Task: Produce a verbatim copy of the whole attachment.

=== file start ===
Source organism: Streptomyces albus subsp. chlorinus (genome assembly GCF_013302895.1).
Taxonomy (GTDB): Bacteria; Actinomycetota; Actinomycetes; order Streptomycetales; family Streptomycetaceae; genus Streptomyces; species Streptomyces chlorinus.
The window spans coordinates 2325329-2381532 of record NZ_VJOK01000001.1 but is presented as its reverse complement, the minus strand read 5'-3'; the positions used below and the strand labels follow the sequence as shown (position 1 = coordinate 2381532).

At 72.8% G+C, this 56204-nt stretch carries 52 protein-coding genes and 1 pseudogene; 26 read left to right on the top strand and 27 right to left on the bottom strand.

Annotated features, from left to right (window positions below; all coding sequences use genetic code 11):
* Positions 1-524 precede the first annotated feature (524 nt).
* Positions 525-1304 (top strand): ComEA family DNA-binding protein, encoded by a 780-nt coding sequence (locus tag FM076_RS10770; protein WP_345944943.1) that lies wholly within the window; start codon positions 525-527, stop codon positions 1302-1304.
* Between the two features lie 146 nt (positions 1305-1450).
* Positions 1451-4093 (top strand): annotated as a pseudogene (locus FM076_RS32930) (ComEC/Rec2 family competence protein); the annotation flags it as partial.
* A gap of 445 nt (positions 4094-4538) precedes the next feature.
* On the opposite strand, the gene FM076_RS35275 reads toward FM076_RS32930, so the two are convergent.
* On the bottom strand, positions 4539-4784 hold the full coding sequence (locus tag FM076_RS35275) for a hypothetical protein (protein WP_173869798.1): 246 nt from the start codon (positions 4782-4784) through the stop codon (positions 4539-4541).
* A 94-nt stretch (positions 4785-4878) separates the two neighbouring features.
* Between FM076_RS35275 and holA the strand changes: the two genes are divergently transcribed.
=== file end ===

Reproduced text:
Source organism: Streptomyces albus subsp. chlorinus (genome assembly GCF_013302895.1).
Taxonomy (GTDB): Bacteria; Actinomycetota; Actinomycetes; order Streptomycetales; family Streptomycetaceae; genus Streptomyces; species Streptomyces chlorinus.
The window spans coordinates 2325329-2381532 of record NZ_VJOK01000001.1 but is presented as its reverse complement, the minus strand read 5'-3'; the positions used below and the strand labels follow the sequence as shown (position 1 = coordinate 2381532).

At 72.8% G+C, this 56204-nt stretch carries 52 protein-coding genes and 1 pseudogene; 26 read left to right on the top strand and 27 right to left on the bottom strand.

Annotated features, from left to right (window positions below; all coding sequences use genetic code 11):
* Positions 1-524 precede the first annotated feature (524 nt).
* Positions 525-1304 (top strand): ComEA family DNA-binding protein, encoded by a 780-nt coding sequence (locus tag FM076_RS10770; protein WP_345944943.1) that lies wholly within the window; start codon positions 525-527, stop codon positions 1302-1304.
* Between the two features lie 146 nt (positions 1305-1450).
* Positions 1451-4093 (top strand): annotated as a pseudogene (locus FM076_RS32930) (ComEC/Rec2 family competence protein); the annotation flags it as partial.
* A gap of 445 nt (positions 4094-4538) precedes the next feature.
* On the opposite strand, the gene FM076_RS35275 reads toward FM076_RS32930, so the two are convergent.
* On the bottom strand, positions 4539-4784 hold the full coding sequence (locus tag FM076_RS35275) for a hypothetical protein (protein WP_173869798.1): 246 nt from the start codon (positions 4782-4784) through the stop codon (positions 4539-4541).
* A 94-nt stretch (positions 4785-4878) separates the two neighbouring features.
* Between FM076_RS35275 and holA the strand changes: the two genes are divergently transcribed.